The lawsuit by a California woman concerned with the amount of processing that goes into Tropicana orange juice has triggered nearly two dozen similar complaints, putting the citrus industry's current standards at center stage.
The class-action claims against Tropicana's parent company PepsiCo along with those against Coca-Cola and its Simply Orange product will be heard together in court at a date yet to be determined. No monetary damages have been set.
The cases allege Tropicana uses artificial sources to increase the shelf-life of a product it labels as "100 percent natural" — a slogan that's accompanied by the logo of an orange with a straw stem.
About 20 lawsuits have now accumulated against Florida orange juice makers, the majority of which target Tropicana, a company that processes 41 million boxes of fruit annually using one in every three oranges grown in Florida.
The proceedings will get to the heart of a three-year battle between the orange juice industry and opponents of so-called flavor packs, which are used to restore citrus taste and aroma in batches of juice that have been processed.
Tropicana continues to stand by its product.
"Our juice is safe and nutritious and Tropicana remains committed to offering great-tasting 100 percent orange juice with no added sugars or preservatives," said Tropicana spokesman Michael Torres. "We take the faith that consumers place in our products seriously and are committed to full compliance with labeling laws and regulations."
The burst of legal claims were spurred by Angelena Lewis, a Northern California woman upset Tropicana was charging more for its Pure Premium, which she inferred was freshly-squeezed because it was in the grocer's refrigeration cooler.
The 25-page complaint uses prior research on the pasteurization effects of orange juice to argue any product that was freshly squeezed would have a much shorter shelf life.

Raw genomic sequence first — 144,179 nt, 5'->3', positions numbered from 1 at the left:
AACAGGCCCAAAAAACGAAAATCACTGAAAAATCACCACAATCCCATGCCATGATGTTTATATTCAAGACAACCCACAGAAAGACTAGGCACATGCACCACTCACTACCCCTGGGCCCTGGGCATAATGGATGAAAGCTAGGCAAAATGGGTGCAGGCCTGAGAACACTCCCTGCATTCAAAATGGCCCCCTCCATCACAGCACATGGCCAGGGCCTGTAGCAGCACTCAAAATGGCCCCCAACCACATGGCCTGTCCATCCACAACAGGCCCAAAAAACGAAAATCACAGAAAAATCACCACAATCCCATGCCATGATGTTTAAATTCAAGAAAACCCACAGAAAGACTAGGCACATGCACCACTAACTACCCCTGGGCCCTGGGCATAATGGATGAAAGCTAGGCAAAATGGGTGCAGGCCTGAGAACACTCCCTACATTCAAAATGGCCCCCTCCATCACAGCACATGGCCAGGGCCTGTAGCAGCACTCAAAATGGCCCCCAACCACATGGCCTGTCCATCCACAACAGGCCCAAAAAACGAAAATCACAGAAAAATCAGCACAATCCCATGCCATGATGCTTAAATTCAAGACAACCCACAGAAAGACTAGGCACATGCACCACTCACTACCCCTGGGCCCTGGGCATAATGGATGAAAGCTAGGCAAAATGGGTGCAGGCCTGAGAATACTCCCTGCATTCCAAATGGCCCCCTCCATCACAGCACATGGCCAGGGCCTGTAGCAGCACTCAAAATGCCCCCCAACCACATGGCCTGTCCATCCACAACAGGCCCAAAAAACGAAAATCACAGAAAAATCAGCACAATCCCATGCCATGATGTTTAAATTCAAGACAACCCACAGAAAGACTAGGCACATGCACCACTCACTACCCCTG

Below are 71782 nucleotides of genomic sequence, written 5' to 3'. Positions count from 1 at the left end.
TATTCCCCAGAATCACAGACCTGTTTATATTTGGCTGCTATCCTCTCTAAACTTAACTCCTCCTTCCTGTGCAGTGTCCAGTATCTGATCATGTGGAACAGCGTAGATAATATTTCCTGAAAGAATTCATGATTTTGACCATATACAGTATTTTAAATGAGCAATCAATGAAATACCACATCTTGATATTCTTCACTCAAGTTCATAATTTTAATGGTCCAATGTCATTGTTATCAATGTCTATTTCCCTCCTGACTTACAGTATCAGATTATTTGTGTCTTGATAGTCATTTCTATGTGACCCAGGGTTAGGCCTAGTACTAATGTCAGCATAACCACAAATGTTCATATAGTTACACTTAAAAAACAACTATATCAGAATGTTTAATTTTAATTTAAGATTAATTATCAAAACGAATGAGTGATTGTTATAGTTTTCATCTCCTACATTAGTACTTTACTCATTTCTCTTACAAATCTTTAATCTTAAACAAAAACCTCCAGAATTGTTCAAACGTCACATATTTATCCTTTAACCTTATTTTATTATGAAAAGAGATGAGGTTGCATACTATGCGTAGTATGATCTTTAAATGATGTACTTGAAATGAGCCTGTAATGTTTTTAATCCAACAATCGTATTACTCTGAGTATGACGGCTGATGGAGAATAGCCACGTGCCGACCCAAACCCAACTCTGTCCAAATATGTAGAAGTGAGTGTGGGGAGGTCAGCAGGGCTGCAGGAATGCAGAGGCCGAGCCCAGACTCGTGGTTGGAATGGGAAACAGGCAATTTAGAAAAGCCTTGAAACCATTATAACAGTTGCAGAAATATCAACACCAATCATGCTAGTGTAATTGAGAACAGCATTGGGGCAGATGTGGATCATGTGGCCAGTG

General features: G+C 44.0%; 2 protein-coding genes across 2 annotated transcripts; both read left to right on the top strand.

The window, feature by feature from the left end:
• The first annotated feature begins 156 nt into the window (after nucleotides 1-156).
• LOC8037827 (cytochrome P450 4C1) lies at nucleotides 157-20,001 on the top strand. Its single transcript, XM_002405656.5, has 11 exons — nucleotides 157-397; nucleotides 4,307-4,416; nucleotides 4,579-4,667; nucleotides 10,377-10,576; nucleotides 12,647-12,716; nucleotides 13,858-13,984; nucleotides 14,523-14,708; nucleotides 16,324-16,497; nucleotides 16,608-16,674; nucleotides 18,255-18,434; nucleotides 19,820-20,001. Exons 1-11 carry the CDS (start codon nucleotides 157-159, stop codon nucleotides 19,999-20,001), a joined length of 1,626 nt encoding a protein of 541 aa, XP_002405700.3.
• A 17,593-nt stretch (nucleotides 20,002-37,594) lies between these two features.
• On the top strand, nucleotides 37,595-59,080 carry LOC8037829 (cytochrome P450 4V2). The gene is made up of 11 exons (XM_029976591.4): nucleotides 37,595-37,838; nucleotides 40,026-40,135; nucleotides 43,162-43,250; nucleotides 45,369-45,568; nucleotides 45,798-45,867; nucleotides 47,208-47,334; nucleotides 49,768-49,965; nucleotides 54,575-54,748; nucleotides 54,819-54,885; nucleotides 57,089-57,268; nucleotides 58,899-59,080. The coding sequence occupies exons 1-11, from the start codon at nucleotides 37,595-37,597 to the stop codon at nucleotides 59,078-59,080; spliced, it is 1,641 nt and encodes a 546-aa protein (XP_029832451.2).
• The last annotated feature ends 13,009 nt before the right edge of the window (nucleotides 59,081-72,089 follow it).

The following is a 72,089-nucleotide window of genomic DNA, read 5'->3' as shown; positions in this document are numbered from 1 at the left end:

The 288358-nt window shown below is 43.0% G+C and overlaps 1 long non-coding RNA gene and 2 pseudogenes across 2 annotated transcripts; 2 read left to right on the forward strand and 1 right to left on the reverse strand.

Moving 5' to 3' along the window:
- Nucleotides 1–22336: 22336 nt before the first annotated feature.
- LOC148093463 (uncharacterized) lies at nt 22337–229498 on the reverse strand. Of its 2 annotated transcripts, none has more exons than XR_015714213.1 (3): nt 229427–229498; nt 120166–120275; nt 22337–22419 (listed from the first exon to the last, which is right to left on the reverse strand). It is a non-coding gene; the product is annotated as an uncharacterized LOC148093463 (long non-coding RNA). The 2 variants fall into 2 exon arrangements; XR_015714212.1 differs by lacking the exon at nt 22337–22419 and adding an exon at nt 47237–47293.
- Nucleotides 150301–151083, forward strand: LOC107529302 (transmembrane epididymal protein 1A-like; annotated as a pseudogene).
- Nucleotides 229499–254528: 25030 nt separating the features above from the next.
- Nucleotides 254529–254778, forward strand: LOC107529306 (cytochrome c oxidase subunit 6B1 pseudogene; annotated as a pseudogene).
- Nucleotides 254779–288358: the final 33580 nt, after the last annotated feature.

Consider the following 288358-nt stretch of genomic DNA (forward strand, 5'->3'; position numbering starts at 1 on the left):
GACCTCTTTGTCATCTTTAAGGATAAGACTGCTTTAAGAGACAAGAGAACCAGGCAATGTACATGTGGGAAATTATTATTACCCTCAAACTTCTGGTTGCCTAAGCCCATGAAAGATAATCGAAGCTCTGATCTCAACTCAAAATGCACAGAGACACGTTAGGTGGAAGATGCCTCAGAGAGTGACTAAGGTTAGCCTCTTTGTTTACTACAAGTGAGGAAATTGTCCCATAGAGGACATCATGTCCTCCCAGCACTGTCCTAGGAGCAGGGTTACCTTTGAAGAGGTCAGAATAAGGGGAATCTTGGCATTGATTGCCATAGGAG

The lawsuit seeks relief for all purchasers of Tropicana not-from-concentrate juice.
"It's not natural orange juice," the suit states. "It is instead a product that's scientifically engineered in laboratories, not nature, which explains its shelf-life of more than two months."
The lawsuits also refer to flavor packs, which were first brought to the public's attention three years ago in a controversial book authored by Alissa Hamilton.
Because not all oranges taste the same, and they ripen at different times, large juicers blend the fruit together for year-round consistency, sometimes allowing it to process for months.
Coupled with pasteurization, a heating method used to kill spoilage organisms, the process can strip away oxygen and eventually flavors.
Using flavor packs derived from the oranges to restore those characteristics is essential, and commonplace in the industry, said Kristen Gunter, executive director of the Florida Citrus Processors Association.
She believes the Tropicana attacks are part of a broader movement by consumer groups to push environmentally sustainable agriculture by targeting the citrus industry's biggest players.
Most of the practices used by Tropicana are consistent with the standards of every other commercial juicer in Florida, Gunter said.
"They're picking on the wrong industry," she said. "We're one of the most highly standardized industries in the U.S. and that's because we went to Washington and said we wanted definitions for pasteurized, concentrated and freshly squeezed juice so one couldn't paint itself off as another."
The orange juice under legal attack was labeled as pasteurized, a clear warning it was not straight from the grove.
The discrepancy lies with the wording "all natural," which carries no formal definition by either the Federal Trade Commission or Food and Drug Administration.
As long as the product is free of added color, flavor and synthetic substances, it's OK.
The Tropicana lawsuit argues orange juice flavor packs fail in all three cases.
Many national brands are now adopting the "natural" term to attract the health-conscious consumer, but with no clarity as what it means pertaining to packaged food, companies have free reigns to use it however they see fit, Gunter said.
Similar lawsuits have been filed against Snapple, Tostidos, and Ben and Jerry's ice cream, records show.
"Flavor packs in just hearsay," said Dean Mixon, owner of Mixon Fruit Farms, a small orange juice maker in Bradenton.
"But in any business, if you're dishonest about your product, you're not being ethical."